By Jody Weisel
The GP series was once the most prestigious motocross series on the planet. It was the championship that riders around the world aspired to (even American riders). No more! Now, most young European riders want to move to America to race (and follow in the footsteps of Karsmakers, Bayle, Pichon, Albertyn, Tortelli, Vuillemin, Roczen and Musquin)—and Americans only go to Europe as a last resort. It’s no secret that all is not well with the FIM World Motocross Championship.
Discontent runs deep within the teams, riders and fans. And, most of the blame for the downward slide lies at the feet of Italy’s Giuseppe Luongo. He is the wannabe Napoleon calling the shots—or rather changing directions with the wind blowing off of Elba.
The list of policies implemented by Luongo make for disturbing reading for hardcore motocross fans.
The elimination of purse, start and travel subsidy money for GP riders.
The introduction of large entry fees (over $1000 per race).
Race-sanction fees of hundreds of thousands of dollars per event.
Poor tracks (chosen in deference to pit infrastructure over the actual racetrack and its tradition).
Dwindling rider entries (amazingly, a declared goal of the series promoter). Entries in the premier class are so far down from the good old days that only half the starting gate is full.
A travel schedule that busts the budgets of most small teams—with a freight allowance that isn’t big enough to cover the weight of the bike for a 10th-place 250 rider.
This past season, after three or four different press releases about the new Super Final format, Youthstream kept right on changing the format between races. They released so many different formats that it became a running joke in the pits.
In search of sanction money, Luongo took the World Championships to Qatar for the opening Grand Prix. Nothing wrong with that, since Qatar has solid racing credentials in other motorsports, but their motocross track was flat as a board and not worthy of a local fairgrounds race. Plus, there wasn’t a spectator in sight. It damaged the reputation of Grand Prix motocross to race in an empty field in front of no one.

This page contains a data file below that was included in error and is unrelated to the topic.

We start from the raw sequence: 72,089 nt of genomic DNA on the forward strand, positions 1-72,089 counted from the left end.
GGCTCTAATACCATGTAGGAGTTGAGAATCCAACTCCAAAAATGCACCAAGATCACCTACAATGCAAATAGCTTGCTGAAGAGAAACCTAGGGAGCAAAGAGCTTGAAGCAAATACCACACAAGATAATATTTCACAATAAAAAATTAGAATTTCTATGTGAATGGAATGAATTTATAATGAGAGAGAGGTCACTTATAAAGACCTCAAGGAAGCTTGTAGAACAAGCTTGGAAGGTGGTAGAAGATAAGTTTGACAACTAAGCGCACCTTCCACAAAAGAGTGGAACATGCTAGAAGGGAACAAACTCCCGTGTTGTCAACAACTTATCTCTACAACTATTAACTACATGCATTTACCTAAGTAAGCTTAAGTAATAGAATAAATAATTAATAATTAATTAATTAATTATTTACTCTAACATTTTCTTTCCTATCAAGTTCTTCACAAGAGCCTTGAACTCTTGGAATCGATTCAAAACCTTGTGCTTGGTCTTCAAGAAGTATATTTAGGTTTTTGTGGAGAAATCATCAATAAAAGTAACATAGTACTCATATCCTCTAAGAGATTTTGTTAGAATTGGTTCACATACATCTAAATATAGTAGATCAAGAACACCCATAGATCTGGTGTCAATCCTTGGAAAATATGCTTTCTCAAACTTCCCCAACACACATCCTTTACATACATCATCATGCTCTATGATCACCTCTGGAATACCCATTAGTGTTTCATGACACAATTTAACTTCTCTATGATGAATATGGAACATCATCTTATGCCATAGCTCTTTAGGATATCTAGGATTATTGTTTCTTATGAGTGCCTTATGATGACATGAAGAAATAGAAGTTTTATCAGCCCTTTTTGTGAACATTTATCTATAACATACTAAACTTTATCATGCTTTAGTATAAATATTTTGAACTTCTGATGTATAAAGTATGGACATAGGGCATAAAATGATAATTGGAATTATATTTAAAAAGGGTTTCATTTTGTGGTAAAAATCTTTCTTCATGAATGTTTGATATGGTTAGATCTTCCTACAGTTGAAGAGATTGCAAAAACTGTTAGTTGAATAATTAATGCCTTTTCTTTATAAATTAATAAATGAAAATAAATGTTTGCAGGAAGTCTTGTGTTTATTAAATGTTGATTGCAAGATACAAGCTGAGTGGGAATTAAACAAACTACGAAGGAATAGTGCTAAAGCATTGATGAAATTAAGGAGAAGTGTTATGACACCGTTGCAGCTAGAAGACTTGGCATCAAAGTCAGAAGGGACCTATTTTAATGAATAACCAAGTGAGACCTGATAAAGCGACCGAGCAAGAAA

AMAZINGLY, THE ONCE-A-YEAR SHOWING OF THE USGP ON "WIDE WORLD OF SPORTS" WAS SEEN BY MORE PEOPLE THAN THE COMPLETE AMA NATIONAL SERIES IS NOW.
Ever since the days when the Carlsbad USGP was on “Wide World of Sports,” fans have wished that motocross could be shown live on the major networks. Amazingly, American motocross and Supercross have been on TV for many years, but it should be noted that the once-a-year showing on “Wide World of Sports” was seen by more people than the complete AMA National series is now.
The FIM brain trust: Wolfgang Srb, Vito Ippolito and Giuseppe Luongo.
Being on TV is a valid goal for any sport—from tractor pulls to women’s volleyball to offroad trucks. Three distinct groups benefit from television coverage:
(1) The fans.
For the fan, television provides instantaneous coverage of the sport they love, especially when that sport is taking place thousands of miles away from their living-room couch. The fans’ motive for motocross being on TV is enjoying it.
For the energy-drink companies, hop-up shops, gear companies and motorcycle manufacturers, television expands the number of impressions that they can make with their logos, riders and promotions. TV adds to the overall media package and presents the chance to reach a new audience who might not own a motorcycle, drink an energy drink, wear day-glo nylon gear or buy titanium exhaust pipes. The sponsors’ motive for motocross being on TV is to sell more product.
(3) The promoters.
Whether we are talking about Giuseppe Luongo’s Youthstream group or the American MX Sports promoters, being on television is all about money. Promoters have several income streams: (A) Riders’ license fees. (B) Riders’ entry fees. (C) Sanction fees (often disguised as something else). (D) Series sponsors. Being on TV won’t necessarily pay a direct return on investment in license, entry or sanction fees, but it is a carrot to wave in front of potential series sponsors.
EVEN THOUGH THE PROMOTERS HAVE TO BUY THE TV TIME, THE MONEY SPENT IS SEED MONEY TO DRAW IN MORE SERIES SPONSORS.